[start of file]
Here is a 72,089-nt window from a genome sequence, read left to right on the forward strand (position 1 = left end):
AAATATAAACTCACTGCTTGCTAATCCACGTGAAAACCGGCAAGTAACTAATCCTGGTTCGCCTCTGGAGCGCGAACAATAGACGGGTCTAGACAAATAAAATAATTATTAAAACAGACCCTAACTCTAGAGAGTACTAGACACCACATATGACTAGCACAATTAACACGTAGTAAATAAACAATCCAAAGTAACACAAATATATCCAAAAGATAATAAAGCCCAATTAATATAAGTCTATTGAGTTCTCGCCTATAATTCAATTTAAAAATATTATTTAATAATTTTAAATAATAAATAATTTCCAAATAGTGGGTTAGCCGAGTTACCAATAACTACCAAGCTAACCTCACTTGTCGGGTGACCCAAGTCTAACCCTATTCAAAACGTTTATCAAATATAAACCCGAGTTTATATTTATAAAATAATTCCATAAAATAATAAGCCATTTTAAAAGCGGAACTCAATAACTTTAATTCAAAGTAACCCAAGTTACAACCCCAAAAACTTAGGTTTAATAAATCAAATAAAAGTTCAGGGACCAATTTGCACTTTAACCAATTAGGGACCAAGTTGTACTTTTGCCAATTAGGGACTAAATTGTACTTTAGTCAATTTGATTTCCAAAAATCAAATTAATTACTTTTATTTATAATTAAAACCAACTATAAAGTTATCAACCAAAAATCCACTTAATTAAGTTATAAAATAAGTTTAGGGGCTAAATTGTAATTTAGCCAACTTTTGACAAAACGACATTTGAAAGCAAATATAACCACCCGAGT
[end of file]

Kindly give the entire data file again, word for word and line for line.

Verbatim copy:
Here is a 72,089-nt window from a genome sequence, read left to right on the forward strand (position 1 = left end):
AAATATAAACTCACTGCTTGCTAATCCACGTGAAAACCGGCAAGTAACTAATCCTGGTTCGCCTCTGGAGCGCGAACAATAGACGGGTCTAGACAAATAAAATAATTATTAAAACAGACCCTAACTCTAGAGAGTACTAGACACCACATATGACTAGCACAATTAACACGTAGTAAATAAACAATCCAAAGTAACACAAATATATCCAAAAGATAATAAAGCCCAATTAATATAAGTCTATTGAGTTCTCGCCTATAATTCAATTTAAAAATATTATTTAATAATTTTAAATAATAAATAATTTCCAAATAGTGGGTTAGCCGAGTTACCAATAACTACCAAGCTAACCTCACTTGTCGGGTGACCCAAGTCTAACCCTATTCAAAACGTTTATCAAATATAAACCCGAGTTTATATTTATAAAATAATTCCATAAAATAATAAGCCATTTTAAAAGCGGAACTCAATAACTTTAATTCAAAGTAACCCAAGTTACAACCCCAAAAACTTAGGTTTAATAAATCAAATAAAAGTTCAGGGACCAATTTGCACTTTAACCAATTAGGGACCAAGTTGTACTTTTGCCAATTAGGGACTAAATTGTACTTTAGTCAATTTGATTTCCAAAAATCAAATTAATTACTTTTATTTATAATTAAAACCAACTATAAAGTTATCAACCAAAAATCCACTTAATTAAGTTATAAAATAAGTTTAGGGGCTAAATTGTAATTTAGCCAACTTTTGACAAAACGACATTTGAAAGCAAATATAACCACCCGAGT